NEWS ANALYSIS: Halfway through the UN Climate Change Conference in Glasgow, Norway is still mostly throwing more money at others to cut emissions while literally fueling them at home. The oil-producing country’s new government may even get away with it, once again.
In his first international appearance in Glasgow last week as Norway’s prime minister, Jonas Gahr Støre predictably argued that Norway’s oil and gas aren’t the problem but rather part of the solution to the climate crisis. His Labour Party constituency at home and his pro-oil Center Party government partner wouldn’t have accepted anything else: There’s simply too much money at stake, and too many jobs at risk, if Norway were to act on international pleas to halt more oil exploration and start reducing oil and gas production on the Norwegian Continental Shelf.
Støre repeated Norway’s long-term strategy of tapping into its oil wealth to double its funding for support to poor countries suffering the most from climate change. The money is meant to support investments that will help phase out poor countries’ use of coal and other fossil energy sources, and boost renewable energy projects, although the Norwegian government hasn’t fully clarified whether the funding will come at the expense of other portions of Norway’s foreign aid budget.
He also confirmed planned use of Norway’s huge sovereign wealth fund, pumped up by oil revenues over the past two decades, to help fund “responsible investments” and manage climate risk. He further promised, as Norwegian prime ministers have for the past 30 years, that his new Labour-Center government will move forward with the so-called “green shift” to a less-oil-dependent economy. Støre spoke of goals aimed at developing and exporting new Norwegian technology that can be helpful in similar “green shifts” abroad, claiming Norway is in a position to take a leading role in offshore wind power, greener shipping, carbon capture and storage, hydrogen and electrification projects.
Støre also repeated promises that Norway will cut its own emissions, now even by as much as 55 percent by 2030, and remains committed to keeping global warming at 1.5 degrees.
The problem, according to critics, is that Norway’s credibility in reaching such goals remains doubtful since Støre continues to also claim, even in Glasgow, that his government will “develop, not phase out, Norway’s own oil and gas industry.” His government’s platform, critics note, also promises “a continued high level of activity” on Norwegian offshore oil fields.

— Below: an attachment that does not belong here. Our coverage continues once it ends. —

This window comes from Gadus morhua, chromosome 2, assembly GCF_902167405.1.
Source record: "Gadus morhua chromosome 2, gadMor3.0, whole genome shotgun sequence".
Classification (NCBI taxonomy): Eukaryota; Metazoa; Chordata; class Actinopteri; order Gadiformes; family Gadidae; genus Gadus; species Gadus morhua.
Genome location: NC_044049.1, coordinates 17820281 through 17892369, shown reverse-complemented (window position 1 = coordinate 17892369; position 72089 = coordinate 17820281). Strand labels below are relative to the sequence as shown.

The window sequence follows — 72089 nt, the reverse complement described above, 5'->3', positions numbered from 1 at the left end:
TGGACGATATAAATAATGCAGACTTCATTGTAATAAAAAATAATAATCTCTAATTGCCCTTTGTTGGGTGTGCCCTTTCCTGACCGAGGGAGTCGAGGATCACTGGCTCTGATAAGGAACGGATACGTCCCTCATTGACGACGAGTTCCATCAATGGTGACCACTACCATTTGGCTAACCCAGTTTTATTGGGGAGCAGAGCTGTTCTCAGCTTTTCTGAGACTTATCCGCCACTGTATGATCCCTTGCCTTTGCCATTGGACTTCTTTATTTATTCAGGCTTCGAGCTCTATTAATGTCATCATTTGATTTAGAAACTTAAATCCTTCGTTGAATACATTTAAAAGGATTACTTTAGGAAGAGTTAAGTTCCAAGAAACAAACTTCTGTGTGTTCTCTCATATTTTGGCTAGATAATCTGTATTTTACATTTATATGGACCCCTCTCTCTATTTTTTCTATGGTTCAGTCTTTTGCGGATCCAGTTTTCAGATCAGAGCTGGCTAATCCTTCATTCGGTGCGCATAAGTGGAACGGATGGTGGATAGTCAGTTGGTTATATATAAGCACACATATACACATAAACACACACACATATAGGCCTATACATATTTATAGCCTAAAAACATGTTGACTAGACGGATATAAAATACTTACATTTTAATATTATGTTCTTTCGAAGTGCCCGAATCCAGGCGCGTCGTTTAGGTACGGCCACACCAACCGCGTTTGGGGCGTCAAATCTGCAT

Emission figures confirmed last week by Norway’s own Cicero Center for Climate Research show that the country’s own emissions per capita would be higher than China’s if those generated by the Norwegian oil and gas it exports were included. Fortunately for Norway, they’re not, but there’s no question Norway as an oil and gas producer shares huge responsibility for climage change. That’s why Støre’s declarations in Glasgow failed to impress many both at home and abroad.
Jan Thomas Odegard, leader of Norway’s independent Utviklingsfondet (The Development Fund) to fight hunger and poverty, all but scoffed at Støre’s opening speech in Glasgow. He claimed it utterly lacked recognition of just how serious the climate crisis is for the world’s poorest “and seemed more like a sales-pitch for Norwegian technology, wealth and markets.”
Odegard, writing in a commentary in Oslo newspaper Dagsavisen over the weekend, also noted how Norway won the dubious distinction in Glasgow as “Fossil of the Day” last Tuesday. It was awarded by the Climate Action Network, representing 1,500 environmental organizations around the world. The unwanted prize, awarded to the country that “does the most to contribute the least during climate negotiations,” was based on how Støre promoted Norway’s own oil and gas industry along with capture and storage of its carbon emissions, and how Norway will continue to exploit its oil and gas resources in defiance of the UN itself and other international organizations.
“It’s not the first time Norway has been granted this prize at a UN summit, since Norway’s reliance on oil and gas has long been in contrast to its ambitions of portraying itself as an environmentally conscious nation,” Odegard wrote. “Just as embarrassing as the prime minister’s promotion of Norwegian technology and gas was his failure to mention all the negative consequences climate change has on millions of poor people all over the world, and Norway’s responsibility for that as an oil- and gas nation.”
Like several others, Odegard stresses how Norway, as a country “that’s grown wealthy on carbon emissions,” has a “special responsibility to display solidarity between its words and its actions.” He called it “an uncomfortable reality” that Norwegian government leaders still have trouble accepting.
Other Norwegian ministers’ glaring absence
Among those often trying to avoid that “uncomfortable reality” is Støre’s government coalition parther Trygve Slagsvold Vedum of the Center Party, who’s also Norway’s new finance minister. Center has long been reluctant to face up to oil’s destructive international and climate implications, and last week was no exception. While scores of finance ministers from around the world (including the US’ Secretary of the Treasury and former Federal Reserve Bank boss Janet Yellen) found time to travel to Glasgow last week, because of the climate crises’ urgency, Vedum did not. Nor did he take time to explain to Norwegian reporters why he didn’t make Glasgow a priority, leaving it to one of his state secretaries to tell newspaper Dagens Næringsliv (DN) that Vedum was too busy working on the new government’s revised state budget.